Imagine never having visited a museum or attended a play, moving from community to community, school to school, and not having consistent, caring adults in your life. For some youth, the everyday enrichment many young people take for granted does not exist. These narrowed horizons means youth in marginalized communities have significantly fewer learning experiences than their more affluent peers.
This is where The Opportunity Project comes in, to raise awareness, improve quality, and increase access to high-quality expanded learning programs for youth, particularly those from vulnerable communities.
The Opportunity Project recognizes that learning doesn’t stop when the school day ends, or when summer break begins. Out-of-school time programs provide the time, space, and enriching environment that students need to develop critical skills, make meaningful connections, and discover their passions.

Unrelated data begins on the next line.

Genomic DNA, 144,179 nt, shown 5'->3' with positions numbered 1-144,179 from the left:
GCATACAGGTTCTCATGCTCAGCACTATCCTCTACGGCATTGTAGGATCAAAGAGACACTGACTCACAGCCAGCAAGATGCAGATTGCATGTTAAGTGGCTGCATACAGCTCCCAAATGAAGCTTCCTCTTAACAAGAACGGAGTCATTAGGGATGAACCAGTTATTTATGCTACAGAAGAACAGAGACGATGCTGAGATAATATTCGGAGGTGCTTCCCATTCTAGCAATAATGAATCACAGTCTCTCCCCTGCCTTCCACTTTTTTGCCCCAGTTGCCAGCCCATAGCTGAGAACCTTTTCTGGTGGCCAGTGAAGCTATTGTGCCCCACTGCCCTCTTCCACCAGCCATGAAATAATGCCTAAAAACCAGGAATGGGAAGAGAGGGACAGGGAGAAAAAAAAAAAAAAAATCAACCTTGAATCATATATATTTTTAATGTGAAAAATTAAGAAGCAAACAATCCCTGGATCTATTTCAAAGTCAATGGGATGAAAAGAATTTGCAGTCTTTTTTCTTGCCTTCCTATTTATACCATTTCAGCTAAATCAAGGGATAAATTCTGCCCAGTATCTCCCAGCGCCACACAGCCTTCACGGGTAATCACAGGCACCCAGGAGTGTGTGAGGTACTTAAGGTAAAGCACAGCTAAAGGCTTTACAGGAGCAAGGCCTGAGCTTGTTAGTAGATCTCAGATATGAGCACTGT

In order to spark a passion for knowledge and discovery, young people need real-world, hands-on, cognitive learning, that engages and motivates them in a way that is meaningful to them. Through these experiences, known as expanded learning opportunities, young people not only achieve gains in school, but also develop skills like problem-solving, critical-thinking, and practice building positive relationships – exactly the skills they need to become successful as students, productive citizens, employees and human beings.
Together, we can make meaningful, measurable change in the lives of young people!
Navigating youth is tough. Finding your way, developing an identity, and making sense of the world around you is even more challenging in the midst of a global pandemic and the isolation of quarantine. These four Tulsans are committed to sharing their stories with young people. Collectively, they serve as an example of how discovering your passion, and finding trusted adults along the way, can be the difference maker for vulnerable young people.
Find out more about how you can connect with learning beyond the classroom, volunteer your time, or offer friendship, guidance, and encouragement to a young person.